Tran To Nga, who is pursuing a lawsuit against US chemical firms to demand justice for Agent Orange (AO)/dioxin victims (Source: VNA)
Soc Trang (VNA) – More than 20,000 people in the Mekong Delta province of Soc Trang have recently signed to support Tran To Nga, who is pursuing a lawsuit against US chemical firms to demand justice for Agent Orange (AO)/dioxin victims, raising the total number of approval signatures in the locality to over 40,000.

Colonel Nguyen Thanh Can, Vice Standing President of the provincial Association of Victims of AO/dioxin, handed over the signatures to Nga at a meeting on August 30.

At the event, Nga recalled the days when she worked as a reporter of the Vietnam News Agency in the southeastern battlefield where she was exposed to the toxic chemical.

She also shared difficulties in pursuing the lawsuit, which, however, has received the whole-hearted support of domestic and foreign friends.

Expressing her thanks for the support of people in Soc Trang, Nga said she wishes that people at home and abroad, and socio-political organisations will continue to back her efforts.

While in Soc Trang, Nga visited Do Thuy Duong, an AO victim in My Xuyen town, My Xuyen district.

In May 2014, Tran To Nga, 74, filed a lawsuit against 26 US chemical firms for producing chemical toxins sprayed by the US army in the war in Vietnam, causing serious consequences for the community, her and her children.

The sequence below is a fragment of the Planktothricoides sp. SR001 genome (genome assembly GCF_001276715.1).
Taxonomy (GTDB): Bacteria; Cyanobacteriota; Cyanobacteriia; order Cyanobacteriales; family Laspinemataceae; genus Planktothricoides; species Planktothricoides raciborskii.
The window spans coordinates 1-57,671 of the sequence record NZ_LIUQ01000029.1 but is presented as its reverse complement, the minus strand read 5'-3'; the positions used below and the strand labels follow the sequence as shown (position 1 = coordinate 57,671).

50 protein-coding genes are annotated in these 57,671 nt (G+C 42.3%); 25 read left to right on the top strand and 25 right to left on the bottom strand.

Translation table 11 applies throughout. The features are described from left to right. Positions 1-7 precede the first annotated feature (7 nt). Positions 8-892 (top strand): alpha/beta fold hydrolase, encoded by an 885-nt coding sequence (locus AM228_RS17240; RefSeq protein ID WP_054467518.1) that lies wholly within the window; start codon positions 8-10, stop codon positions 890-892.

Between 1966 and 1970, she had to work and live in some of the most heavily AO/dioxin affected areas in southern Vietnam such as Cu Chi, Ben Cat and along the Ho Chi Minh Trail, ultimately experiencing the effects of contamination herself. Among her three children, the first child died of heart defects and the second suffers from a blood disease.

In 2009, Nga, who contracted a number of acute diseases, appeared as a witness at the Court of Public Opinion in Paris against the US chemical companies.

From 1961-1971, US troops sprayed more than 80 million litres of herbicides - 44 million litres of which were AO, containing nearly 370 kilograms of dioxin - over southern Vietnam.

As a result, around 4.8 million Vietnamese were exposed to the toxic chemical. Many of the victims have died, while millions of their descendants are living with deformities and diseases as a direct result of the chemical’s effects.-VNA